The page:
Real estate insiders go bearish in blogs
In mostly anonymous postings, agents are reporting big problems in the markets.
By Les Christie, staff writer

NEW YORK ( - If the secret worries of real estate professionals are any indication, home prices could be heading for a swoon.

When Brad Inman of Inman News, which tracks the real estate industry and is widely read by industry insiders, recently gave real estate agents the opportunity to blog about market conditions, they almost uniformly described them as bad and getting worse.

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"Normally, brokers and agents tend to sugarcoat the news; they don't want to affect consumer confidence," says Inman. "By letting them post anonymously, we gave them a way to really share their thoughts."

Most responded with tales of high inventories, slow sales and languishing prices.

Here's a sampling of their comments:

  • "Portland, Oregon is mixed . . . more inventory, sitting longer. . . . Sellers no longer king." Posted by anonymous.
  • "Minneapolis/St.Paul . . . 15 houses per buyer. If we had buyers. Huge inventory in every price range. More foreclosure properties coming on daily." Posted by anonymous.
  • "East Central Florida Coastal area inventories up four times year to year and sales down 75%." Posted by Ramon Rivera (Not all bloggers craved anonymity).
  • "Some Realtors, Mortgage Brokers & some clients have been more testy than in months previous. Something is in the air." Posted by S. Crowe.
  • "Northern Ca. Let's not beat around the bush here. There is a slow down!! Home prices are not going up. Sales are down." Posted by anonymous.

Inman grants that there could be an element of self-selection, with agents suffering a slowdown more inclined to vent. But usually, comments from posters tend to be very diverse, with no clear consensus. "This round of blogging," he says, "has been conclusive; no one said the markets are great."

Stat support

Statistical evidence of a housing slowdown appears almost daily. On Tuesday, the Census Bureau reported that March housing starts were down to their second lowest monthly pace in the past year.

So far prices have not suffered any notable decline - the median home price nationally in the fourth quarter was up 13.6 percent from 12 months earlier, according to the National Association of Realtors.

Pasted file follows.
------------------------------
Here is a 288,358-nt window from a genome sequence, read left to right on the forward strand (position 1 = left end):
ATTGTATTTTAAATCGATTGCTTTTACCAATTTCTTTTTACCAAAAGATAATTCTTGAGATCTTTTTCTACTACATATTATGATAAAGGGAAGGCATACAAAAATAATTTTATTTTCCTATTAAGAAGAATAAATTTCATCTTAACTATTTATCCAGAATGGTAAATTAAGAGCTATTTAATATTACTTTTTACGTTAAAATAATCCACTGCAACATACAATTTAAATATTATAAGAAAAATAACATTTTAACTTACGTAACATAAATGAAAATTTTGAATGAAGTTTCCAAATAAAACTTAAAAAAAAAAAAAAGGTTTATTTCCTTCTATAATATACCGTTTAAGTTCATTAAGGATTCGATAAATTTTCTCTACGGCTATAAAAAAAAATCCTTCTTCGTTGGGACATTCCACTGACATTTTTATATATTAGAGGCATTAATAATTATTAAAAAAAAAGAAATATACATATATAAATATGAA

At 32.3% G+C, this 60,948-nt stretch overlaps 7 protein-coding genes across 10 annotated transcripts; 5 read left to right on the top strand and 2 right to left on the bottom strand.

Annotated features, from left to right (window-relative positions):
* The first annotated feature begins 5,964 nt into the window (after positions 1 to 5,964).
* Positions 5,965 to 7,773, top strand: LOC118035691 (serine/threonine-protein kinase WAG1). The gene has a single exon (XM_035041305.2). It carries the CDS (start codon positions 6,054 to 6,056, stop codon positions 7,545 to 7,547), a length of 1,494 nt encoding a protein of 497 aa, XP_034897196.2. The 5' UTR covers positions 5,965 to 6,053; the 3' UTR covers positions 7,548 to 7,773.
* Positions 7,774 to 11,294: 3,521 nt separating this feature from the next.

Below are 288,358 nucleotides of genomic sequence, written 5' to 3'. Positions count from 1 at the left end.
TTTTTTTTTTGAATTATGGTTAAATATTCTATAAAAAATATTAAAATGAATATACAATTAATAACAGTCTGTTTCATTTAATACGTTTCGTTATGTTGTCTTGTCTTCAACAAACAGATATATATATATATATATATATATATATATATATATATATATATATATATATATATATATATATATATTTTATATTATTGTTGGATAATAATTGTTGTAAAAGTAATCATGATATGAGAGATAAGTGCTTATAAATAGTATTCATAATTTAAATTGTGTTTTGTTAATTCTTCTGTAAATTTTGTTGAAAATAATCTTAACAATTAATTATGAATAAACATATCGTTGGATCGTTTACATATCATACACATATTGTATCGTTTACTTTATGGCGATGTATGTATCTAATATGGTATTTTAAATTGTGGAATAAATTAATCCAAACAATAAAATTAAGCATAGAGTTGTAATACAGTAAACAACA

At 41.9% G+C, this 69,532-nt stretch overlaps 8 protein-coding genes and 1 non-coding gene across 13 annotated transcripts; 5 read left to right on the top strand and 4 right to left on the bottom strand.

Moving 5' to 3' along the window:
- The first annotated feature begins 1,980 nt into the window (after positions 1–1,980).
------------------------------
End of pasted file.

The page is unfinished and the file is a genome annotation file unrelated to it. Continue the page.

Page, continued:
Still, NAR chief economist, David Lereah, is on record predicting price appreciation will drop to the mid-single digits. And NAR has recorded an uptick in inventory, though not enough to be troubling.

NAR spokesman, Walter Molony, characterizes conditions today neither as a seller's nor a buyer's market. "Probably, balanced is a better word," he says. "There has been a steady rise in inventory since last fall, but, broadly speaking, it's still a little tight."

Rates are going up

What argues against any big fallout is that, absent a serious economic crisis in which unemployment spikes or wages plummet, real estate markets generally do not fall very far or very fast.

But this time markets have to contend with rising mortgage rates - the average 30-year mortgage rate, at 6.49 percent, is now near a 4-year high, lowering home affordability.

That will have a bigger impact in hot markets, where many buyers would not have been able to afford their purchases without resorting to financing through low-downpayment, low-interest ARMs (30 percent of recent sales or more in some markets). As rates rise, some could face close to a doubling of monthly mortgage payments. And if their home value has fallen, they could wind up underwater, owing more than their house is worth.

How much potential for disaster there exists can be debated. According to Lereah, the next few years will feature a stable, more balanced, healthier market.

Even some of Inman's bloggers are not totally bearish. One poster wrote, "Northern CA - oddly enough, higher priced inventory (luxury homes) still moving."

Another one opined, "Wilmington, NC, market still active, except on barrier islands, where inventory of $300-500K condos over-supplied. . . . good to great condition, well-priced properties move quickly."

Still, these shaky endorsements come nowhere near the unbridled optimism of a year or two ago.

As for Inman, he sums up his blog-induced sentiments rather succinctly. "It scares me," he says.

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